Uh, once it, uh, fully into position here, that final shape that our primary mirror is going to be called a Tri-County. That's about a polygon is definitely done about three quarters of the way through the deployment and everything still looks really good. Self we'll be we'll be concave. Also as the mirror comes forward, there's a thing called it's called the bat wing.

And it's a, it's a shade that falls down behind the mirror to help shade any light or heat that might be coming in. Through the, a hole in the sunshade from keeping any of the backside of the telescope warm there's one on each side that comes down passively as the motor moves this forward. This is that lead on ops.

We have reached the end of deployment and we are pre-loading into the last patch.

Okay. You see people clapping. Yes. Wonderful. Everyone's clapping. The, the primary mirror has successfully deployed. This is a first, we have made them a space observatory. That was the mirror was so large that it had to be folded up to fit inside the room. Oh, see, at the time we're ready to continue with 6, 9, 3 dash 0 4 6 enable activate a CSQ 56.

That command line looks good. You're good to execute. Okay. So if you can hear the relief in our deployment. And your to enable activate. I it's, I have to say it. I just feel this kind of glow, you know, in my, in my, my chest right now, because seeing that, that mirror all deployed altogether, the size of a mirror allows us to collect more light from fainter objects and a lot of cases that means farther away objects that like took many billions of years to travel to us a chance to see the universe as.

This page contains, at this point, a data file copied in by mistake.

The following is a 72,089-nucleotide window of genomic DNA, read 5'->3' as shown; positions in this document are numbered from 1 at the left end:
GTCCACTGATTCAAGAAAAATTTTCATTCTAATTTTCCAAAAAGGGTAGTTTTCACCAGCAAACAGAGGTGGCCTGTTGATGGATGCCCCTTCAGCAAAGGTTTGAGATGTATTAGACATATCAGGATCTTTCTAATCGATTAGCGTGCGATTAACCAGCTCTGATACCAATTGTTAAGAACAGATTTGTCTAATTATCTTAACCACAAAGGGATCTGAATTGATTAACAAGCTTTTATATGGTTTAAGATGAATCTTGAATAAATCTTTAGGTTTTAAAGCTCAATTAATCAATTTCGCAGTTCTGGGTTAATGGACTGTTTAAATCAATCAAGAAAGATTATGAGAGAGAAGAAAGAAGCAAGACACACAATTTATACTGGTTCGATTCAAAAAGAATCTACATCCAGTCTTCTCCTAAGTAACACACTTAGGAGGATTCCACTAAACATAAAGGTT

Perhaps only a couple of hundred million years after the start, after the big bang, the sensitivity of this mirror will allow that. And, uh, and the size of the mirror also gives us a clearer, a higher resolution, able to see more detail in space than ever before. So this was something that absolutely had to happen.

You know, we had to, I had to unfold this mirror, the secondary focusing mirror had to come out and then a little bit more than a week ago, the, of the amazing sunshield we are live at the space telescope science Institute and, um, Successfully unfolded the last part of the primary mirror after this, there is, are still more commissioning acts to come very important ones.

For example, because of its distance from earth. If anything does go wrong during this process, NASA, won't be able to send astronauts out to repair it as they did with hobble following it's launching the space shuttle discovery back in 1990. The hundreds of components have repeatedly been tested on the ground and in simulated space conditions to ensure they work exactly as planned.